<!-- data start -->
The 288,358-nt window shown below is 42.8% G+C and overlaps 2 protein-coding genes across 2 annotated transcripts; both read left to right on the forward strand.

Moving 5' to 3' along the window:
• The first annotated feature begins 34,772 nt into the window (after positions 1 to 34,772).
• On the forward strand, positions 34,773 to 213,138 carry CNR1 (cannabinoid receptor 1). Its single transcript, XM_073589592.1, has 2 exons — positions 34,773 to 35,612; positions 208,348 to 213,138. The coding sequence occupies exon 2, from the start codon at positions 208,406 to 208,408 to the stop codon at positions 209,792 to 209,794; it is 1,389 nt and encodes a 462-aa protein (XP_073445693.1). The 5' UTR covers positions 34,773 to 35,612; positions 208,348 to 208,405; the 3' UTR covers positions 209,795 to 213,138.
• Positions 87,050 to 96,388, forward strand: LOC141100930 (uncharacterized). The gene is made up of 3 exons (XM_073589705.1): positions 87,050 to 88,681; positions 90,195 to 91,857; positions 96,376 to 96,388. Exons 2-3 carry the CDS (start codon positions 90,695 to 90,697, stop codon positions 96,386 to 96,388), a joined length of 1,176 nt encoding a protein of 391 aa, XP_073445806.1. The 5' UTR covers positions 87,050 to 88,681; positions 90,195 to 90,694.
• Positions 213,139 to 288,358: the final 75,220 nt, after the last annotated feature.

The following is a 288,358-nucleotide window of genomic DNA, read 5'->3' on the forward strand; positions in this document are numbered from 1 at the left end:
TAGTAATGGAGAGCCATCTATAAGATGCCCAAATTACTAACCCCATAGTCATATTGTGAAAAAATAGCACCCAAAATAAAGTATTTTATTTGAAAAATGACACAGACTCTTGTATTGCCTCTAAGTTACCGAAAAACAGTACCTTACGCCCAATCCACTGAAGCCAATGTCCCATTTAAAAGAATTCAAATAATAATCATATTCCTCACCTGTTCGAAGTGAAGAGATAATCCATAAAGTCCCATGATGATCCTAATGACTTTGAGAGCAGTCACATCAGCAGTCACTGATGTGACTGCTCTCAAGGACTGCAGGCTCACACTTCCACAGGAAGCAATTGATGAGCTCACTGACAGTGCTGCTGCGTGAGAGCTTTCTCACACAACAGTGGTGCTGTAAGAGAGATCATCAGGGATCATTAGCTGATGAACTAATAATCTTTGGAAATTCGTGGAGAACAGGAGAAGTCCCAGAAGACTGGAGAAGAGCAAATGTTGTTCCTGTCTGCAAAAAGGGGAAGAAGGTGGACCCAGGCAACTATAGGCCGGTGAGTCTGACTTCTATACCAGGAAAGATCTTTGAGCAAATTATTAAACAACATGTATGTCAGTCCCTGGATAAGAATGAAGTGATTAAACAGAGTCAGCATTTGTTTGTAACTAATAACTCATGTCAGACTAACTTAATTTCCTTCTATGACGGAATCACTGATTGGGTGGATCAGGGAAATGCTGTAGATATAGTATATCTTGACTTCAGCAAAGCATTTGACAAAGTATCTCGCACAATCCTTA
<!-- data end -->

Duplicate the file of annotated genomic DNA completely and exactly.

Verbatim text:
The 288,358-nt window shown below is 42.8% G+C and overlaps 2 protein-coding genes across 2 annotated transcripts; both read left to right on the forward strand.

Moving 5' to 3' along the window:
• The first annotated feature begins 34,772 nt into the window (after positions 1 to 34,772).
• On the forward strand, positions 34,773 to 213,138 carry CNR1 (cannabinoid receptor 1). Its single transcript, XM_073589592.1, has 2 exons — positions 34,773 to 35,612; positions 208,348 to 213,138. The coding sequence occupies exon 2, from the start codon at positions 208,406 to 208,408 to the stop codon at positions 209,792 to 209,794; it is 1,389 nt and encodes a 462-aa protein (XP_073445693.1). The 5' UTR covers positions 34,773 to 35,612; positions 208,348 to 208,405; the 3' UTR covers positions 209,795 to 213,138.
• Positions 87,050 to 96,388, forward strand: LOC141100930 (uncharacterized). The gene is made up of 3 exons (XM_073589705.1): positions 87,050 to 88,681; positions 90,195 to 91,857; positions 96,376 to 96,388. Exons 2-3 carry the CDS (start codon positions 90,695 to 90,697, stop codon positions 96,386 to 96,388), a joined length of 1,176 nt encoding a protein of 391 aa, XP_073445806.1. The 5' UTR covers positions 87,050 to 88,681; positions 90,195 to 90,694.
• Positions 213,139 to 288,358: the final 75,220 nt, after the last annotated feature.

The following is a 288,358-nucleotide window of genomic DNA, read 5'->3' on the forward strand; positions in this document are numbered from 1 at the left end:
TAGTAATGGAGAGCCATCTATAAGATGCCCAAATTACTAACCCCATAGTCATATTGTGAAAAAATAGCACCCAAAATAAAGTATTTTATTTGAAAAATGACACAGACTCTTGTATTGCCTCTAAGTTACCGAAAAACAGTACCTTACGCCCAATCCACTGAAGCCAATGTCCCATTTAAAAGAATTCAAATAATAATCATATTCCTCACCTGTTCGAAGTGAAGAGATAATCCATAAAGTCCCATGATGATCCTAATGACTTTGAGAGCAGTCACATCAGCAGTCACTGATGTGACTGCTCTCAAGGACTGCAGGCTCACACTTCCACAGGAAGCAATTGATGAGCTCACTGACAGTGCTGCTGCGTGAGAGCTTTCTCACACAACAGTGGTGCTGTAAGAGAGATCATCAGGGATCATTAGCTGATGAACTAATAATCTTTGGAAATTCGTGGAGAACAGGAGAAGTCCCAGAAGACTGGAGAAGAGCAAATGTTGTTCCTGTCTGCAAAAAGGGGAAGAAGGTGGACCCAGGCAACTATAGGCCGGTGAGTCTGACTTCTATACCAGGAAAGATCTTTGAGCAAATTATTAAACAACATGTATGTCAGTCCCTGGATAAGAATGAAGTGATTAAACAGAGTCAGCATTTGTTTGTAACTAATAACTCATGTCAGACTAACTTAATTTCCTTCTATGACGGAATCACTGATTGGGTGGATCAGGGAAATGCTGTAGATATAGTATATCTTGACTTCAGCAAAGCATTTGACAAAGTATCTCGCACAATCCTTA